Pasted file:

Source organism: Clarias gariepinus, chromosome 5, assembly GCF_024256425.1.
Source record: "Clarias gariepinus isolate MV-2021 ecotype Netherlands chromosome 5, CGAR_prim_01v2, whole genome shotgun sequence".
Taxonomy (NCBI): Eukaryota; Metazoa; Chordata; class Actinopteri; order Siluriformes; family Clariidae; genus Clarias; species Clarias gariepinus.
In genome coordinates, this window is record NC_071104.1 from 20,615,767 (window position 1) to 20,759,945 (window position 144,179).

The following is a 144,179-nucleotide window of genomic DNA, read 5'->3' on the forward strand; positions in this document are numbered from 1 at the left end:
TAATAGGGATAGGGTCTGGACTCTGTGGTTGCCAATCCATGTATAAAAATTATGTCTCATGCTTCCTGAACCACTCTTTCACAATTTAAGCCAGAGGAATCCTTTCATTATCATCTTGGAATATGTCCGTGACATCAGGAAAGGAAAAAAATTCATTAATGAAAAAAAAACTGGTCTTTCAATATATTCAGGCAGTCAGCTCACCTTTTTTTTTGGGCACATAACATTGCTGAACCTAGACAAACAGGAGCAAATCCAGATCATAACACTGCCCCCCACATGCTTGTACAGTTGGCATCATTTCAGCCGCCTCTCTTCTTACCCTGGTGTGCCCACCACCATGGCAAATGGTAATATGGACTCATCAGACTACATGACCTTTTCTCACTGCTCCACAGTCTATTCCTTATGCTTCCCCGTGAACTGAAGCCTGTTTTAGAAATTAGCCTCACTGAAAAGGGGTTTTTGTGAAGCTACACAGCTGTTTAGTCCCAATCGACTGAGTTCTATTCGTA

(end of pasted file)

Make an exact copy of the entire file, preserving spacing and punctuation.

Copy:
Source organism: Clarias gariepinus, chromosome 5, assembly GCF_024256425.1.
Source record: "Clarias gariepinus isolate MV-2021 ecotype Netherlands chromosome 5, CGAR_prim_01v2, whole genome shotgun sequence".
Taxonomy (NCBI): Eukaryota; Metazoa; Chordata; class Actinopteri; order Siluriformes; family Clariidae; genus Clarias; species Clarias gariepinus.
In genome coordinates, this window is record NC_071104.1 from 20,615,767 (window position 1) to 20,759,945 (window position 144,179).

The following is a 144,179-nucleotide window of genomic DNA, read 5'->3' on the forward strand; positions in this document are numbered from 1 at the left end:
TAATAGGGATAGGGTCTGGACTCTGTGGTTGCCAATCCATGTATAAAAATTATGTCTCATGCTTCCTGAACCACTCTTTCACAATTTAAGCCAGAGGAATCCTTTCATTATCATCTTGGAATATGTCCGTGACATCAGGAAAGGAAAAAAATTCATTAATGAAAAAAAAACTGGTCTTTCAATATATTCAGGCAGTCAGCTCACCTTTTTTTTTGGGCACATAACATTGCTGAACCTAGACAAACAGGAGCAAATCCAGATCATAACACTGCCCCCCACATGCTTGTACAGTTGGCATCATTTCAGCCGCCTCTCTTCTTACCCTGGTGTGCCCACCACCATGGCAAATGGTAATATGGACTCATCAGACTACATGACCTTTTCTCACTGCTCCACAGTCTATTCCTTATGCTTCCCCGTGAACTGAAGCCTGTTTTAGAAATTAGCCTCACTGAAAAGGGGTTTTTGTGAAGCTACACAGCTGTTTAGTCCCAATCGACTGAGTTCTATTCGTA